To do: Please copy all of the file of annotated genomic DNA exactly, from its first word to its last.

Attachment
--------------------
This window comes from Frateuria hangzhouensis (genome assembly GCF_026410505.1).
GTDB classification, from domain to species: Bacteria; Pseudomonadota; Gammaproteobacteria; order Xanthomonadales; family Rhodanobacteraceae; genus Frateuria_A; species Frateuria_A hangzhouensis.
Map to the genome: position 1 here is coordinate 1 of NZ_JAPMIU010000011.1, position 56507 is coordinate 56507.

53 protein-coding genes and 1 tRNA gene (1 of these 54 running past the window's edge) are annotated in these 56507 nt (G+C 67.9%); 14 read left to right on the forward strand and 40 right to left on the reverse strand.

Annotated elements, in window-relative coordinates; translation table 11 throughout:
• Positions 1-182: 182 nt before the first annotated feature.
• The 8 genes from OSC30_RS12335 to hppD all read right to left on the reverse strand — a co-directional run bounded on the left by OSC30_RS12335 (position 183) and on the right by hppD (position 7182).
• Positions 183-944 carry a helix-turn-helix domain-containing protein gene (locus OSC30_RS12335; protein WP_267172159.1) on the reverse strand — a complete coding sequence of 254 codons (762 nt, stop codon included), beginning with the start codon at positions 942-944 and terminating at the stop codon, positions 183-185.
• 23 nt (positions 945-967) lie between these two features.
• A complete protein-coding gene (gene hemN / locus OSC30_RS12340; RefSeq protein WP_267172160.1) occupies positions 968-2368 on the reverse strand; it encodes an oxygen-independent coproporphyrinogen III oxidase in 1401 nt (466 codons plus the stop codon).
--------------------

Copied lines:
This window comes from Frateuria hangzhouensis (genome assembly GCF_026410505.1).
GTDB classification, from domain to species: Bacteria; Pseudomonadota; Gammaproteobacteria; order Xanthomonadales; family Rhodanobacteraceae; genus Frateuria_A; species Frateuria_A hangzhouensis.
Map to the genome: position 1 here is coordinate 1 of NZ_JAPMIU010000011.1, position 56507 is coordinate 56507.

53 protein-coding genes and 1 tRNA gene (1 of these 54 running past the window's edge) are annotated in these 56507 nt (G+C 67.9%); 14 read left to right on the forward strand and 40 right to left on the reverse strand.

Annotated elements, in window-relative coordinates; translation table 11 throughout:
• Positions 1-182: 182 nt before the first annotated feature.
• The 8 genes from OSC30_RS12335 to hppD all read right to left on the reverse strand — a co-directional run bounded on the left by OSC30_RS12335 (position 183) and on the right by hppD (position 7182).
• Positions 183-944 carry a helix-turn-helix domain-containing protein gene (locus OSC30_RS12335; protein WP_267172159.1) on the reverse strand — a complete coding sequence of 254 codons (762 nt, stop codon included), beginning with the start codon at positions 942-944 and terminating at the stop codon, positions 183-185.
• 23 nt (positions 945-967) lie between these two features.
• A complete protein-coding gene (gene hemN / locus OSC30_RS12340; RefSeq protein WP_267172160.1) occupies positions 968-2368 on the reverse strand; it encodes an oxygen-independent coproporphyrinogen III oxidase in 1401 nt (466 codons plus the stop codon).